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Paulanne Simmons

Lorna Luft Sings a Tribute to Her Mother, Judy Garland



"Songs My Mother Taught Me"
Kingsborough Community College
2001 Oriental Boulevard, Brooklyn
Oct. 15 at 8pm
Tickets: $30 (718) 368-5596 or www.OnStageAtKingsborough.org
By Paulanne Simmons Oct. 10, 2011

Lorna Luft.

Lorna Luft, who will perform "Songs My Mother Taught Me," a tribute to her mother, Judy Garland, at Kingsborough Community College on October 15, says she wouldn’t touch her mother’s songbook until she was forty years old.

"It takes a long time to feel comfortable with one’s heritage," she says. "For a long time I ran away from it. It was overwhelming and frightening."

Singing her mother’s songs was doubly challenging for the actress and singer, who lost her mother when she was sixteen and "didn’t have her there to guide me, to say what to do and how to react." But fortunately, Luft also believes that life is "not about falling down but about the way you get back up." So eleven years ago she took the plunge.

In "Songs My Mother Taught Me" Luft combines the repertoire that audiences associate with her mother and personal memories that speak of humor and love. But despite the title, Luft does not claim that her mother sat her on her knee and taught her how to sing "The Man that Got Away" or "Rock-A-Bye Your Baby." Rather these are the songs she heard her mother sing in concert or rehearse at home around the piano, where, says Luft, "I had the best seat in the house."

"Singing was my mother’s job," Luft explains. "She didn’t sing around the house because home was where she could be herself." And that, Luft continues, is what makes home life so important to performing artists like her mother and herself.

If Judy Garland didn’t actually teach her daughter all those songs, the woman whom Luft calls "the greatest female entertainer in the world" did teach her how to listen to an original. Luft personally admires "anyone who stops me in my tracks," people such as Mahalia Jackson, Aretha Franklin, Laura Niro, Dusty Springfield, The Beatles, Amy Winehouse, Barbra Streisand.

Following in her mother’s footsteps may not have been inevitable, but Luft does believe entertainment can be just like any other family business.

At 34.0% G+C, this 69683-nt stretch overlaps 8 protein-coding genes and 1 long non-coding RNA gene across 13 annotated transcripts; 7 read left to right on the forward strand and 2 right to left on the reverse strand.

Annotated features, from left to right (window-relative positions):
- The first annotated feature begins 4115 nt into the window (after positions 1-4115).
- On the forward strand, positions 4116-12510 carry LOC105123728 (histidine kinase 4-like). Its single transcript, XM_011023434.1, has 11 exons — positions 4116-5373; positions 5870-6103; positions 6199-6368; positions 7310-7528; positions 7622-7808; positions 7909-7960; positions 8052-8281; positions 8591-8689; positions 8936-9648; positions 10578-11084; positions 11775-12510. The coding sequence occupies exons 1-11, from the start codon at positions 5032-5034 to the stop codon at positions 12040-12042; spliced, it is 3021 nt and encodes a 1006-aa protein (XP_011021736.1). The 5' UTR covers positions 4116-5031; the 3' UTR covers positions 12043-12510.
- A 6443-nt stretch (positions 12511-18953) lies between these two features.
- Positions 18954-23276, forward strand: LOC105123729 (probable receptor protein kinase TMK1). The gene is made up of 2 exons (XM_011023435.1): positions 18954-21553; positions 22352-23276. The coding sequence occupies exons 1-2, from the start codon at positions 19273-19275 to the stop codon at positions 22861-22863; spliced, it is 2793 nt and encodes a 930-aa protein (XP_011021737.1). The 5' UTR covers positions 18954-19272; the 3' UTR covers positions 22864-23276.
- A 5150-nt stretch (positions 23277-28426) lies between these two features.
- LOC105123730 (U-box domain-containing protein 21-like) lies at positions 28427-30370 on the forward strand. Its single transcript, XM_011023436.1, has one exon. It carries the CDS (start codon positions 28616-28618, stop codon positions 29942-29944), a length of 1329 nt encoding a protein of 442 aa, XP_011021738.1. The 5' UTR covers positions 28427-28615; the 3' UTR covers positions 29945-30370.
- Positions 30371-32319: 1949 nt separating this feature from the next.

"I grew up in hotels. I grew up on the road. I grew up all over the world. That was my normal," says Luft. So perhaps it should not be too surprising that Luft, the daughter of producer Sid Luft and singer/dancer/actress Judy Garland would one day step on the stage herself.

Luft’s own children, however, weren’t interested. Her son, Jesse, is a money manager; and her daughter, Vanessa, wants to be a cook. Perhaps from her own experiences, Luft is sensitive to the needs of children of famous parents.

Luft believes that "when you’re trying to find your own footsteps, it’s difficult to have someone walk into a room before you do, to be addressed with a daughter or sister before your name." And she remembers that when she was on the road with "Guys and Dolls," her son said, "Don’t do this again, and I said okay."

But when she’s on the stage, Luft gives 120 percent. "I strive to give an audience everything they wanted when they bought their ticket. My husband and children are my first home. The stage is my second home."

Luft intends to be on the East Coast for a while. Several gigs are in the works or already planned. She will be appearing at Town Hall on Oct. 28 in "A Tribute to Judy Garland and Gene Kelly," part of the Seventh Annual Broadway Cabaret Festival, giving her usual 120 percent.

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